Corrosion of zirconium alloys in nuclear power plants - .PDF file.
Materials critical to the safe and profitable operation of nuclear reactors are to be examined by the recipient of a Royal Academy of Engineering Research Fellowship.
Dr Ben Britton, a nuclear metallurgy fellow at Imperial College London’s Department of Materials, will use the award to further the understanding of two alloys used to build reactor cladding, tubing and heat exchangers.
Britton said his particular focus will be on Inconel, which is typically used in the primary circuit, and zirconium alloys used for fuel cladding.
He said that successful fuel cladding – a hollow tube just a few millimetres thick – has to allow neutrons and heat to get out of the fuel in a high- temperature water environment of somewhere around 300o/350oC. Furthermore, zirconium is subject to residual stress due to irradiation swelling.
In 1992 the International Atomic Energy Authority noted in Corrosion of zirconium alloys in nuclear power plants that the overall costs to the US industry from materials problems could amount to as much as $10bn annually.
Britton’s area of expertise is in the systematic measurement of residual stress via measuring stress and strain within individual grains in a polycrystalline material and it is this level of accuracy that will inform new designs that will aim to avoid such cost penalties.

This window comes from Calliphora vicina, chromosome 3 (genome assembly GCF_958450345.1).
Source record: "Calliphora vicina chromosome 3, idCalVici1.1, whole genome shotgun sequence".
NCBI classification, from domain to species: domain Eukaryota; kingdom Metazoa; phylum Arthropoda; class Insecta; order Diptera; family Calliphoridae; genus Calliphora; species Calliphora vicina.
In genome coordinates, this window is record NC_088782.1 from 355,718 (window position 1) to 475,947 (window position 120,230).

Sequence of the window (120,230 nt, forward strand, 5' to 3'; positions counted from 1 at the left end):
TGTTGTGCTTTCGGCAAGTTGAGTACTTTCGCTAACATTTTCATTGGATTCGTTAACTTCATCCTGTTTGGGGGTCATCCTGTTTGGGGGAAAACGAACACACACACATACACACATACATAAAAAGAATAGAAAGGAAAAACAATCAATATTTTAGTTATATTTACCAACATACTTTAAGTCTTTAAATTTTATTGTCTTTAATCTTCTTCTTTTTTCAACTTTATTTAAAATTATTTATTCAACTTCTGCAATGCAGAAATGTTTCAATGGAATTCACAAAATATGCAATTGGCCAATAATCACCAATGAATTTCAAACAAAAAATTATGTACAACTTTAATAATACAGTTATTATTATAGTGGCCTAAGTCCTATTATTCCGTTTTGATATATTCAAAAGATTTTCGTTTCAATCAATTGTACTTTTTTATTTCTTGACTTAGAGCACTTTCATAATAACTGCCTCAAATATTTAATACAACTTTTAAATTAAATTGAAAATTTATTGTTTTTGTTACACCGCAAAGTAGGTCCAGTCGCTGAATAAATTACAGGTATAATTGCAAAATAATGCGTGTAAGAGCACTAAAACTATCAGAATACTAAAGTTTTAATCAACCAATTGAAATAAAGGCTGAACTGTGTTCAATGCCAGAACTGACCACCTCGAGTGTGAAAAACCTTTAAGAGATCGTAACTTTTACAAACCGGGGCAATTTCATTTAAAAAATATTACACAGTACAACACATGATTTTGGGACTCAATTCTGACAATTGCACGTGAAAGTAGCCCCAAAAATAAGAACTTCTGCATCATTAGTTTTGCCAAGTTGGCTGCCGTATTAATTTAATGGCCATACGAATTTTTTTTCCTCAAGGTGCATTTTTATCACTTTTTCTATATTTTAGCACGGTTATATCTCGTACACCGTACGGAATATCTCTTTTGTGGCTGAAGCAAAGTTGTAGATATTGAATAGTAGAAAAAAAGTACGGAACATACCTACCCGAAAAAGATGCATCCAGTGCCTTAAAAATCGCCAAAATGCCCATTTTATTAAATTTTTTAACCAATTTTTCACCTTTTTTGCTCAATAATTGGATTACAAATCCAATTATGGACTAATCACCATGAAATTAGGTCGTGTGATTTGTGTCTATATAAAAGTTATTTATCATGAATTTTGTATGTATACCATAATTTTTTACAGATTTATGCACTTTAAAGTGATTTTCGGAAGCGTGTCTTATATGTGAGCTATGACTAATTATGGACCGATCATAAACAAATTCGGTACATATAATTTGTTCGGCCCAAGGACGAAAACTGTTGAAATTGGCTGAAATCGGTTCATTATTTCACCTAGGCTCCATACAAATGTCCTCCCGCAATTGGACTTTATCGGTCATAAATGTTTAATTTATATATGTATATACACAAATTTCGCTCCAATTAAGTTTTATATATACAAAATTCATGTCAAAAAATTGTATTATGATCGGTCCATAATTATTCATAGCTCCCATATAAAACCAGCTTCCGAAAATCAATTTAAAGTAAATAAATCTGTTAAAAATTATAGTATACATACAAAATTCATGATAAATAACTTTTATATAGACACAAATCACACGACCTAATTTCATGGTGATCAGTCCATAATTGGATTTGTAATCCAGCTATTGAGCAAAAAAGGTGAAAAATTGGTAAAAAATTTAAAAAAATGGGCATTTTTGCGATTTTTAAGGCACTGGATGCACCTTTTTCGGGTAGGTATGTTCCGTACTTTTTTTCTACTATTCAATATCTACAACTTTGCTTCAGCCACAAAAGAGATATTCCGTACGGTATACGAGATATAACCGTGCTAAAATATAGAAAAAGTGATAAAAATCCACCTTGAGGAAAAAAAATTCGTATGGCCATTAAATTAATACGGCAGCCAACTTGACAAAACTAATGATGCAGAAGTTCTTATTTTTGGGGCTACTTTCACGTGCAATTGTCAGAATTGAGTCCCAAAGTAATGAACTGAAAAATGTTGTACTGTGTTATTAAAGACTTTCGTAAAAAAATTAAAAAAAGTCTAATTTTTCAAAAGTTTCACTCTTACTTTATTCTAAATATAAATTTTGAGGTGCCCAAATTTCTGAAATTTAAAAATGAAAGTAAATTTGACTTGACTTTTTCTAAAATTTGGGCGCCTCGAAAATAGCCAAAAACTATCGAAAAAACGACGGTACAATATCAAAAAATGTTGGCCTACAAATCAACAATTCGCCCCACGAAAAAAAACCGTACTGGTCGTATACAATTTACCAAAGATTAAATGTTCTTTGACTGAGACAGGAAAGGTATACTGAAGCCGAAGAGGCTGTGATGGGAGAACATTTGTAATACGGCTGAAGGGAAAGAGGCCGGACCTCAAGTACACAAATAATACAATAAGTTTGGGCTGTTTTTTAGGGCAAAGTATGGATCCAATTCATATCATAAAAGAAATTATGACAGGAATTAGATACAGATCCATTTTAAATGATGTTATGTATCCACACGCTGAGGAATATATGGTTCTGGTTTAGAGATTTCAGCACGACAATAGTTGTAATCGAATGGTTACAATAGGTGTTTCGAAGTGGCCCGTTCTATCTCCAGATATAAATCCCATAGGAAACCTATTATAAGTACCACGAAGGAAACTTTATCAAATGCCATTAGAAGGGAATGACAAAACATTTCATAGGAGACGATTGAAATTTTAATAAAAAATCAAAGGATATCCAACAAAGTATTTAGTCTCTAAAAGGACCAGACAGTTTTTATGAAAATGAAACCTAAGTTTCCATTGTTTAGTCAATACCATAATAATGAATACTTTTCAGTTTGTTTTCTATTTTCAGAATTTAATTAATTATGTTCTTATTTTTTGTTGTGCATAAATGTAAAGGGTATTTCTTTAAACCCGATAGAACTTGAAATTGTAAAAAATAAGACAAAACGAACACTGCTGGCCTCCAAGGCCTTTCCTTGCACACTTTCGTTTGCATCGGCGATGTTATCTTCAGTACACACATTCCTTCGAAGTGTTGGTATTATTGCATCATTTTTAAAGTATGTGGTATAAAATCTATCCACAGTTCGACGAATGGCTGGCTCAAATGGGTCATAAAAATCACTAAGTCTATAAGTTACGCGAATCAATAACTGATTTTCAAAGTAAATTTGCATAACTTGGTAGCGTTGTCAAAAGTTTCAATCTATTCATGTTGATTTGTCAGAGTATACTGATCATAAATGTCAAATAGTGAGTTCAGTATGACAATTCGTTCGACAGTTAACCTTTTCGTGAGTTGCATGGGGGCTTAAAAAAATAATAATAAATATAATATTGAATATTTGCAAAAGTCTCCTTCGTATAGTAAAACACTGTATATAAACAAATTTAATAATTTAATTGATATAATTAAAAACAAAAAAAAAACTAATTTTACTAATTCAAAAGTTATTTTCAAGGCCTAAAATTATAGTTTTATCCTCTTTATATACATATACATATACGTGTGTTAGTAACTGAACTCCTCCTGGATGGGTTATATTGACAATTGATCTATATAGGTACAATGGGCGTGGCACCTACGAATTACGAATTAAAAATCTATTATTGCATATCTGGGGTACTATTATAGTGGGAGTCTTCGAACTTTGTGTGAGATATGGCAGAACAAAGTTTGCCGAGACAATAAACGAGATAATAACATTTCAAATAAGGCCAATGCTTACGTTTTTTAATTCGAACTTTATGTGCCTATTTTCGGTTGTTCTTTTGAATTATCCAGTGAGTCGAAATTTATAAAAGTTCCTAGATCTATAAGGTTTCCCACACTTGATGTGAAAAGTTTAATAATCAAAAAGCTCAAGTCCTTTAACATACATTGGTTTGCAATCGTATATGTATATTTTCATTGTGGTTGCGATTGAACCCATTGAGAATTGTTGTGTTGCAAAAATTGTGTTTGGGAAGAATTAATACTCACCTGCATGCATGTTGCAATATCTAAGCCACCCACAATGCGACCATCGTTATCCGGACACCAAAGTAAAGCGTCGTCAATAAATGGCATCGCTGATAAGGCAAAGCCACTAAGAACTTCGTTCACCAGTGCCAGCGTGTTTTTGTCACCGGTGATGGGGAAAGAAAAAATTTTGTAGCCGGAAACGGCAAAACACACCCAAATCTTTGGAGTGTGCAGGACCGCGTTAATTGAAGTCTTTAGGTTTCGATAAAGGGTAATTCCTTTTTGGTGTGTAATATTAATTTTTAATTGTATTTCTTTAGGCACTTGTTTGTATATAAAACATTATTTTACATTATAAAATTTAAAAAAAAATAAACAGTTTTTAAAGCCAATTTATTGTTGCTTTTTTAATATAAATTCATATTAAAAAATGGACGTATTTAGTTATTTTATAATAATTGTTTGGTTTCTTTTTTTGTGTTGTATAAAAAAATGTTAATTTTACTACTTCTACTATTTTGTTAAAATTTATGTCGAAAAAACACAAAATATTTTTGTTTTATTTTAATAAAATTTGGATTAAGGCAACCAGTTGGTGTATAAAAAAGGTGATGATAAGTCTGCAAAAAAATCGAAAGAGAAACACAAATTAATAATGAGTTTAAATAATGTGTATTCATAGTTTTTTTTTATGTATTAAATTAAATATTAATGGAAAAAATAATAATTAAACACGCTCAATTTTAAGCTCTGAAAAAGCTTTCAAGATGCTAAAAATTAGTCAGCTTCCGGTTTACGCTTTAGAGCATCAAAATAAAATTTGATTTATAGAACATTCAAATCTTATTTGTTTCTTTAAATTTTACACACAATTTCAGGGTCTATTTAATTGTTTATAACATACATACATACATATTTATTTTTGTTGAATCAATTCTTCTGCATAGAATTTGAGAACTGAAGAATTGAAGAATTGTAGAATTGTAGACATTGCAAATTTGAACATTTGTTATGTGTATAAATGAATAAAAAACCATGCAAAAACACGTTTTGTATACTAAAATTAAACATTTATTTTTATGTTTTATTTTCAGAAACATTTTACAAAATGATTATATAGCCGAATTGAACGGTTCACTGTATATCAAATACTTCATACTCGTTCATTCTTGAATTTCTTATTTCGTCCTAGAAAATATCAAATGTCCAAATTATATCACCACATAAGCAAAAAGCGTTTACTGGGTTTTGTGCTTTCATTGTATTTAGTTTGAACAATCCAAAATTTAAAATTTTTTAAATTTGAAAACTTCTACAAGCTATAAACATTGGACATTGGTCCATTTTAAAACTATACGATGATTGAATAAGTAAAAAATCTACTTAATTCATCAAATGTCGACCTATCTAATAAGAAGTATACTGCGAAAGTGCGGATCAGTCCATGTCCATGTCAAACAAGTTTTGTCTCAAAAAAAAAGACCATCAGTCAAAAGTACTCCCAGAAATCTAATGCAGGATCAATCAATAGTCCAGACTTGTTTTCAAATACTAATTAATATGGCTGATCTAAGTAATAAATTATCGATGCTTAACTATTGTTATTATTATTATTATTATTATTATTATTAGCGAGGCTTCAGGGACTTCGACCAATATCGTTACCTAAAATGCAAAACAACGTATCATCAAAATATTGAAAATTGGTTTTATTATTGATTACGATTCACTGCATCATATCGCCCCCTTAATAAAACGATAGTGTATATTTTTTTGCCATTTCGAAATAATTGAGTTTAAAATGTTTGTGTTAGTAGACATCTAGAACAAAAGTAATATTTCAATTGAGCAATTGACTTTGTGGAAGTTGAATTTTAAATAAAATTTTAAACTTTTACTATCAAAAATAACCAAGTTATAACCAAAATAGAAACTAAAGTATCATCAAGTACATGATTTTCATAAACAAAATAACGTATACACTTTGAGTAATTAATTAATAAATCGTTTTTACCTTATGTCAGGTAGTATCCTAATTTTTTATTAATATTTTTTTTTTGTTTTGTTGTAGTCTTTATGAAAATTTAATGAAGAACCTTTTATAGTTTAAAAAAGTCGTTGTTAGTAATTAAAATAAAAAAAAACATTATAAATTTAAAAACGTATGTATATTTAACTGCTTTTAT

By analysing materials at a scale of hundreds of nanometres, Britton anticipates developing models that predict how to process these alloys and how they perform in service.
‘Some of these arguments are that if we want to make, for example, lower proliferation fuels – so that’s a lower uranium enrichment – [or] if we want to make the fuels lasts longer [then] we want to have a thinner and strong clad,’ Britton said. ‘The challenges are: how can we get greater economy from running the fuel for longer and making sure its still safe? So, its increasing the duration between refuels and also trying to make the reactor run for longer because the capital costs of a nuclear power plant are quite significant.’
Britton’s five-year fellowship will focus primarily on nuclear fission but he said his work in gaining a better understanding of a material’s fundamental properties and a more physical understanding of how stress and strain patterns emerge could be equally applicable to nuclear fusion and materials used in aerospace.